"One of the best financial books of 2011."
John Bogle’s journey from financial-industry pioneer to one of its toughest critics
Arguably the greatest shareholder advocate in the history of Wall Steet, John Bogle not only created the first index mutual fund but has become the primary voice for change in an industry plagued by excess and complacency. Bogle stumbled upon mutual funds by accident in 1949 as a college student at Princeton. In his junior year, he read a Fortune article about the burgeoning fund industry that sparked his interest, and he wrote his now famous senior thesis about it.
What began as an intellectual pursuit would turn into Bogle’s life mission. The House That Bogle Built chronicles the years of Bogle’s development from college whiz kid into a titan of the mutual fund industry and shareholder advocate—highlighting his creation of the Vanguard Group and the Vanguard 500 Index Fund and his frequent battles to shake up the status quo. It takes you through the two decades he spent running Vanguard, until his forced retirement in 1999, and discloses what he thinks about the fund industry today.
Bogle has always stood out for his extraordinary talents in math, analysis, management, and investing. But his most noteworthy trait is his most basic: his humanism in an industry not exactly famous for placing people over profit. It’s Bogle’s dedication to clients’ interests above all else that has earned him the reputation as the “conscience” of the investing industry.
In his ninth decade of life, Bogle is remarkably candid about the role he plays at Vanguard today—and about his opinion of Jack Brennan, his successor. “How do you keep Vanguard a place where judgment has at least a fighting chance to triumph over process?” he asks. Skeptical but never defeatist, Bogle maintains a retired-but-active status at the company, keeping a close watch over those now at the helm of Vanguard.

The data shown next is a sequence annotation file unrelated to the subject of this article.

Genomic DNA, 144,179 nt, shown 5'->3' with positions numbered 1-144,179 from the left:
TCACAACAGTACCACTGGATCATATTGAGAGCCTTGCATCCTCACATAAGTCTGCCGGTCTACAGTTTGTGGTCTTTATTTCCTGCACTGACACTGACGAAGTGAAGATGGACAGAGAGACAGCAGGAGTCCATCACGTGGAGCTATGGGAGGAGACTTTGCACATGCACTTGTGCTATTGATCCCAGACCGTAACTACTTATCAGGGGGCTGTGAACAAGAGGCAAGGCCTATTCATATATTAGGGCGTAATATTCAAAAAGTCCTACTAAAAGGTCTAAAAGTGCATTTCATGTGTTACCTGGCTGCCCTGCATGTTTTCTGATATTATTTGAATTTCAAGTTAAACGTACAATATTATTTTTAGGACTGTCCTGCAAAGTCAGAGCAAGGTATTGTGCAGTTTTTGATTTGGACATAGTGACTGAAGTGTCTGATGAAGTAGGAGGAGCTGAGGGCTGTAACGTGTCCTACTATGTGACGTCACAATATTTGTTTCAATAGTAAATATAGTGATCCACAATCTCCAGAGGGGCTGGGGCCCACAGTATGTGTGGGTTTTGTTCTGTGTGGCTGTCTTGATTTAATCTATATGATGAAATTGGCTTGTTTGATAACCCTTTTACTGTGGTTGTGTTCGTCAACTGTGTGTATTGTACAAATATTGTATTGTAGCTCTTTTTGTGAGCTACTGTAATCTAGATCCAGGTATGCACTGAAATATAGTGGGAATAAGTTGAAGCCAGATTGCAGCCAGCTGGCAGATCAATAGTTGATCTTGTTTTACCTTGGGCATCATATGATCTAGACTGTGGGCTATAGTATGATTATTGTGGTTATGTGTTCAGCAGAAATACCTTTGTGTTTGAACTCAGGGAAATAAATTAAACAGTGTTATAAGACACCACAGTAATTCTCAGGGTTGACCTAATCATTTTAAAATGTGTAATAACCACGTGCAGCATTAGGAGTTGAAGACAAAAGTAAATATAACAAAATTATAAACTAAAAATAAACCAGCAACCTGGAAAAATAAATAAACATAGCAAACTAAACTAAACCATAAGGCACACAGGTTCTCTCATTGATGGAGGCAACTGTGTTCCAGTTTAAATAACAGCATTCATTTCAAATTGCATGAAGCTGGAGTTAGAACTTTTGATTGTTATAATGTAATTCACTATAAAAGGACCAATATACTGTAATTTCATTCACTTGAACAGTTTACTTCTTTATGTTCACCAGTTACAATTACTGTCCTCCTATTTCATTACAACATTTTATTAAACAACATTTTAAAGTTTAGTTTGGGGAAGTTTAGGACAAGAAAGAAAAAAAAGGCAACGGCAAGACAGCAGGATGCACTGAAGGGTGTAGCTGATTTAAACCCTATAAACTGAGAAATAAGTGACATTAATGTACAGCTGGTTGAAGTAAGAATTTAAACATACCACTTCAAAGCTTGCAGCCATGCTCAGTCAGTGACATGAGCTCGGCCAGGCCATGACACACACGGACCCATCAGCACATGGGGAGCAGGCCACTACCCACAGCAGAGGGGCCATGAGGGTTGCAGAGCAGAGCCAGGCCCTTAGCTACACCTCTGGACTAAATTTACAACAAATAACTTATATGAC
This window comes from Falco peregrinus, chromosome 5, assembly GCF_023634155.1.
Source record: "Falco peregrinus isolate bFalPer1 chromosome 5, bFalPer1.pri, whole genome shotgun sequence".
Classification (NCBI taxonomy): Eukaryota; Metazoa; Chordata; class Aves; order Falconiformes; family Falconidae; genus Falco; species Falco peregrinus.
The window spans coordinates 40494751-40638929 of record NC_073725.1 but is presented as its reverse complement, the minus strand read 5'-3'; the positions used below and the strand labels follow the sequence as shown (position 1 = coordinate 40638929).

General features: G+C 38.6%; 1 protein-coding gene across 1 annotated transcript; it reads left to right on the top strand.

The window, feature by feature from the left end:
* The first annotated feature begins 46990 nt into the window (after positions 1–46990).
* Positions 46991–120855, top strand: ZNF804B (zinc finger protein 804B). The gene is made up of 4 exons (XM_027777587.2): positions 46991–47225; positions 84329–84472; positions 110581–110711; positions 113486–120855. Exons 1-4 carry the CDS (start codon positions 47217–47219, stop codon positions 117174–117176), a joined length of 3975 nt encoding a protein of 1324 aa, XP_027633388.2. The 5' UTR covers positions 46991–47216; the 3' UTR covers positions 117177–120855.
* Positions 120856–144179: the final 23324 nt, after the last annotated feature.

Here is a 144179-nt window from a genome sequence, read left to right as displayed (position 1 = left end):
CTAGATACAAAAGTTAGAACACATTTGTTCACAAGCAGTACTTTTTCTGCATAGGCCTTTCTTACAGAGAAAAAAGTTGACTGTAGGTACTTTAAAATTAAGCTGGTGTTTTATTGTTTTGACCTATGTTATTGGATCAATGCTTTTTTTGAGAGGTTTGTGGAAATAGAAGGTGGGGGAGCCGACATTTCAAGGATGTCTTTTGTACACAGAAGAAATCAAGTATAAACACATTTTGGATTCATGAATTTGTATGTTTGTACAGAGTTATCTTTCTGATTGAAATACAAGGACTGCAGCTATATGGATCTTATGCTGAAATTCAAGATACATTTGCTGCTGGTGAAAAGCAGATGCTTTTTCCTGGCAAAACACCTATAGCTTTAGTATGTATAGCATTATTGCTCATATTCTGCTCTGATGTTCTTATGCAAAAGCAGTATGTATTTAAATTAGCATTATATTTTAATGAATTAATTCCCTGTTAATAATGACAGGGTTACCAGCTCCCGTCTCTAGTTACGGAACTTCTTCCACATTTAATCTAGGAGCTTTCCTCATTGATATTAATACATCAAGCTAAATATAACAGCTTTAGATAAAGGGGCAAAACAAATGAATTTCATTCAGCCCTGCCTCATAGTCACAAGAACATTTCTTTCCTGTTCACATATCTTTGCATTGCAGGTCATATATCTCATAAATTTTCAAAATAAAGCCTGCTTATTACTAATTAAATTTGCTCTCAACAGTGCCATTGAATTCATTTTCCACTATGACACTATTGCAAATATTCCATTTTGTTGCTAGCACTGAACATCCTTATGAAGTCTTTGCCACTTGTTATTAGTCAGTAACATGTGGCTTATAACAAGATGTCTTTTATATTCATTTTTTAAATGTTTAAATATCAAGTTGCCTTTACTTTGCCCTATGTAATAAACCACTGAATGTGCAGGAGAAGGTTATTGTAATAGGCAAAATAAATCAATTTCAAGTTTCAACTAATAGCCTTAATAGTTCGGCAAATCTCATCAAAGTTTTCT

The House That Bogle Built reveals one of the investing world’s most fascinating and complex figures. A dogged advocate of shareholder democracy, he was a self-confessed “dictator” at Vanguard. A brilliant mathematician, he is more interested in people than numbers. Fiercely competitive, he bemoans the cut-throat approach that drives his industry of choice. Always, though, Bogle places the good of the client before anything else—a practice that has become steadily rarer in his business.
The House That Bogle Built provides an insightful look at the past, present, and future of one of today’s largest industries, through the eyes of one of its most influential pioneer.